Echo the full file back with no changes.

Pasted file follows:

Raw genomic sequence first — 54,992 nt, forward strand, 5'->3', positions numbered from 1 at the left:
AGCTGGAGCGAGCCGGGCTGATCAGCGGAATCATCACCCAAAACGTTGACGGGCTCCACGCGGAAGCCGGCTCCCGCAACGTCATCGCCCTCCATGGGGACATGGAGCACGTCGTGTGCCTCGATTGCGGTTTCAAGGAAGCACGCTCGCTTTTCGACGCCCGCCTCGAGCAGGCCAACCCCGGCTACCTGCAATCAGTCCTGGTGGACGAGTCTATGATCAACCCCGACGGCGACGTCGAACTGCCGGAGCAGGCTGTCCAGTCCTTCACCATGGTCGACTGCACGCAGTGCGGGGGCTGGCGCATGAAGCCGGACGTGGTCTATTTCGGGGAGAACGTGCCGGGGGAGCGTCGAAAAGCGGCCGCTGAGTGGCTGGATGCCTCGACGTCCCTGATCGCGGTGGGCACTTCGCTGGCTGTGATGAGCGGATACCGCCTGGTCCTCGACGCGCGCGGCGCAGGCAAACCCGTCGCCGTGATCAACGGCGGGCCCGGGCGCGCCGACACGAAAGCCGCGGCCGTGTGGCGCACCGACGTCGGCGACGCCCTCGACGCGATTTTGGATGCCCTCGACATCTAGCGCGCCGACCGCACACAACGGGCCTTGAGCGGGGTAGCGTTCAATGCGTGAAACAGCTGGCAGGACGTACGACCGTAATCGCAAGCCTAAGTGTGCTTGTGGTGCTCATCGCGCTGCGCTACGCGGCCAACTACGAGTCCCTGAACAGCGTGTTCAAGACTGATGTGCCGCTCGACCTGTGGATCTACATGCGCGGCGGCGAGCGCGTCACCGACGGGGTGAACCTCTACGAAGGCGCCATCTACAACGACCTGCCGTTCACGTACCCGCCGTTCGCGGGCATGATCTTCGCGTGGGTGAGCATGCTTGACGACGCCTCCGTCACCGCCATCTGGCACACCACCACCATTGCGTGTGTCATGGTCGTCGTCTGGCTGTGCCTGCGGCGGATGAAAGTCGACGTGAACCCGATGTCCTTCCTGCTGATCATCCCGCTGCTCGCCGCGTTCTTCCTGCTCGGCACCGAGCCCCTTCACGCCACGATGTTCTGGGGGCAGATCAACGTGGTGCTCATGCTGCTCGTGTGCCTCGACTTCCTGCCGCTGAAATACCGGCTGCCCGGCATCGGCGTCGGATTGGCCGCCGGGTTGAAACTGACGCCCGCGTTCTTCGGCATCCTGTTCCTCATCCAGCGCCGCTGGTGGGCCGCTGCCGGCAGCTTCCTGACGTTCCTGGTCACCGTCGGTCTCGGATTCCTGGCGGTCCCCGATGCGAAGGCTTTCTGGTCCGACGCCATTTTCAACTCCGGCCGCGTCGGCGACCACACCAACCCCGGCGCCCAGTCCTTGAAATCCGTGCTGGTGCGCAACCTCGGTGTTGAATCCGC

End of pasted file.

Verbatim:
Raw genomic sequence first — 54,992 nt, forward strand, 5'->3', positions numbered from 1 at the left:
AGCTGGAGCGAGCCGGGCTGATCAGCGGAATCATCACCCAAAACGTTGACGGGCTCCACGCGGAAGCCGGCTCCCGCAACGTCATCGCCCTCCATGGGGACATGGAGCACGTCGTGTGCCTCGATTGCGGTTTCAAGGAAGCACGCTCGCTTTTCGACGCCCGCCTCGAGCAGGCCAACCCCGGCTACCTGCAATCAGTCCTGGTGGACGAGTCTATGATCAACCCCGACGGCGACGTCGAACTGCCGGAGCAGGCTGTCCAGTCCTTCACCATGGTCGACTGCACGCAGTGCGGGGGCTGGCGCATGAAGCCGGACGTGGTCTATTTCGGGGAGAACGTGCCGGGGGAGCGTCGAAAAGCGGCCGCTGAGTGGCTGGATGCCTCGACGTCCCTGATCGCGGTGGGCACTTCGCTGGCTGTGATGAGCGGATACCGCCTGGTCCTCGACGCGCGCGGCGCAGGCAAACCCGTCGCCGTGATCAACGGCGGGCCCGGGCGCGCCGACACGAAAGCCGCGGCCGTGTGGCGCACCGACGTCGGCGACGCCCTCGACGCGATTTTGGATGCCCTCGACATCTAGCGCGCCGACCGCACACAACGGGCCTTGAGCGGGGTAGCGTTCAATGCGTGAAACAGCTGGCAGGACGTACGACCGTAATCGCAAGCCTAAGTGTGCTTGTGGTGCTCATCGCGCTGCGCTACGCGGCCAACTACGAGTCCCTGAACAGCGTGTTCAAGACTGATGTGCCGCTCGACCTGTGGATCTACATGCGCGGCGGCGAGCGCGTCACCGACGGGGTGAACCTCTACGAAGGCGCCATCTACAACGACCTGCCGTTCACGTACCCGCCGTTCGCGGGCATGATCTTCGCGTGGGTGAGCATGCTTGACGACGCCTCCGTCACCGCCATCTGGCACACCACCACCATTGCGTGTGTCATGGTCGTCGTCTGGCTGTGCCTGCGGCGGATGAAAGTCGACGTGAACCCGATGTCCTTCCTGCTGATCATCCCGCTGCTCGCCGCGTTCTTCCTGCTCGGCACCGAGCCCCTTCACGCCACGATGTTCTGGGGGCAGATCAACGTGGTGCTCATGCTGCTCGTGTGCCTCGACTTCCTGCCGCTGAAATACCGGCTGCCCGGCATCGGCGTCGGATTGGCCGCCGGGTTGAAACTGACGCCCGCGTTCTTCGGCATCCTGTTCCTCATCCAGCGCCGCTGGTGGGCCGCTGCCGGCAGCTTCCTGACGTTCCTGGTCACCGTCGGTCTCGGATTCCTGGCGGTCCCCGATGCGAAGGCTTTCTGGTCCGACGCCATTTTCAACTCCGGCCGCGTCGGCGACCACACCAACCCCGGCGCCCAGTCCTTGAAATCCGTGCTGGTGCGCAACCTCGGTGTTGAATCCGC